Gresham's Gypsum Rosette Page

Physical Geology 211

Snapshots from the Geology Show in Tuscon Arizona

Photo Courtesy of Bob's Rock Shop

 

Photo Courtesy of Bob's Rock Shop

 

Photo Courtesy of Bob's Rock Shop

 

Photo Courtesy of Bob's Rock Shop

Related Links

Geological Society Of America

Geology Link

United States Geological Society

Saudi Arabian Sand Roses

Gypsum Rosettes From the Red River Floodway Winnipeg, Manitoba, Canada

Gypsum Rosettes of Southern Manitoba

Feild Guide From the Sand Diego Natural History Museum

Journal Of Geology

Bob's RockShop: Gateway to Rocks and Minerals

CyberWall: Rock and Mineral Collecting Worldwide

Rockhounds Information Page

Mineral, Gem, and Fossil Dealers

The Mineral Vug

Earth Energy Crystals

Resources for Study and Reference

The Canadian Rockhound ( Site and Magazine )

UK Mineralogy Course

Crystallography and Crystal Systems

Collecting Gypsum Rosettes

Lewie's Fluorescent Mineral Page


Photo Courtesy of Bob's Rock Shop

 

Photo Courtesy of Bob's Rock Shop

 

Photo Courtesy of Bob's Rock Shop

 

Photo Courtesy of Bob's Rock Shop

 

Photo Courtesy of Bob's Rock Shop

 

Photo Courtesy of Bob's Rock Shop

 

Photo Courtesy of Bob's Rock Shop

 

Photo Courtesy of Bob's Rock Shop

 

Photo Courtesy of Bob's Rock Shop

 

Photo Courtesy of Bob's Rock Shop

 

Photo Courtesy of Bob's Rock Shop

 

Photo Courtesy of Bob's Rock Shop

 

Photo Courtesy of Bob's Rock Shop

Gypsum Rosettes

Introduction

Ever wonder how sandstones are created....do you even know what they are? These beautiful formations occur naturally through geological phenomenon. The beautiful sandstone creation is also known as the gypsum rosette. Gypsum rosettes can have many appearances, they can be light colored with great luster, dark colored with a foggy luster, and it can even be composed of sand!

Photo Courtesy of  Bob's Rock Shop Photo Courtesy of  Canadian Rockhound Photo Courtesy of  the Mineral Vug Photo Courtesy of  Canadian Rockhound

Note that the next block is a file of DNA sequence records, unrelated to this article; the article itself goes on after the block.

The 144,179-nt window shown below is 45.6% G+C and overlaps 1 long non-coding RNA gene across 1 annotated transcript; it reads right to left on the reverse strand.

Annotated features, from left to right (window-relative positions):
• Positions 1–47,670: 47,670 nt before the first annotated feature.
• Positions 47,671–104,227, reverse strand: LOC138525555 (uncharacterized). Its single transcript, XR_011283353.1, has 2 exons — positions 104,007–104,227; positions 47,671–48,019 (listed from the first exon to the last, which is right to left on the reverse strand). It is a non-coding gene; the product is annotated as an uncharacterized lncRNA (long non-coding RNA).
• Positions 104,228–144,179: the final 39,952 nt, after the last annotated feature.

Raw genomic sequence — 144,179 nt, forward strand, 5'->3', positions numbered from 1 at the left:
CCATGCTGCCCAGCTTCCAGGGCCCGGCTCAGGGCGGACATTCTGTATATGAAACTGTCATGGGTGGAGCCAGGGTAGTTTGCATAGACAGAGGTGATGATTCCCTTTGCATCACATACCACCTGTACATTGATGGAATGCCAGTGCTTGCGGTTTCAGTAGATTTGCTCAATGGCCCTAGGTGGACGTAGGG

Actually gypsum rosette is not a rose but rather a mineral which crystalizes in a unique rosette growth pattern. Gypsum Rosettes can be found all across the world. They form lightning fast in terms of geoligical time. They are created in tens to hundreds of years. A unique legend, orignating from the Middle East, claims that for every one of these stones that are found, Allah will bless the person who found it with good luck.

Photo Courtesy of E. Tischner and  C. Heine

Products of the Geologic Process

Color Streak Transparency Luster Hardness Cleavage Fracture Specific Gravity Crystal Form
Colorless, white, gray, yellow, red, brown White Transparent to opaque Vitreous, pearly on cleavage 1.5 - 2 Perfect in one direction Conchoidal, Splintery 2.3 to 2.4 Monoclinic

A gypsum rosette is not a rose at all, it is a mineral which crystalizes in a unique rosette growth pattern. Their are many varieties, some look remarkably like a rose flower with its pedals open, while others from into beautiful bladed spheres. Gypsum is an evaporite, which means its crystals form during the evaporation of water. The crystals are shaped like prisms or flat plates, and can grow up to 1 meter. Gypsum can appear as transparent crystals (selenite); fibrous, elongated crystals (satin spar); granular and compact masses (alabaster); and in rosette-shaped aggregates called desert roses. Some even form large clusters comprised of many small rosette crystals which are the color of sand and usually brown. In order for gypsum rosettes to form they must have an arid environment, a large source of CaSO4 (calcium sulfate), and a seasonal fluctuation of water. In terms of geological time gypsum rosettes form very rapidly in that they form in tens to hundreds of years. This would explain their abundance across the world.

Photo Courtesy of Candian Rockhound Photo Courtesy of the Mineral Vug Photo Courtesy of the Mineral Vug

In Suadi Arabia, sand roses are found in the flat brine-rich Sabkhas (desert areas) which are prevailant in the Eastern Providence. Water from the Gulf of Arabia, which is full of brine, seeps underground into the Sabkhas. The brine rich water chemically concentrates the CaSO4 which then crystallizes into the mineral gypsum (CaSO4, 2H2O) As the water evaporates and deposits throughout the seasons, the gypsum crstals grow in the intergrain pore spaces trapping the surrounding loose sand. Thus the supberb geological phenomenon creates these beautiful gypsum rosettes! The image below is a picture of a selenite desert rose (left) and a baryte desert rose (right). The Baryte desert rose contains a higher degree of sand than the selenite desert rose on the left. The image on the right is an odd shaped salenite crystal formation. These Crystals grow as opaque sand-filled crystal clusters with mica-like sheets. These clusters can be HUGE (room-sized) or just single ball rosettes!

Photo Courtesy of Candian Rockhounds Photo Courtesy of the Mineral Vug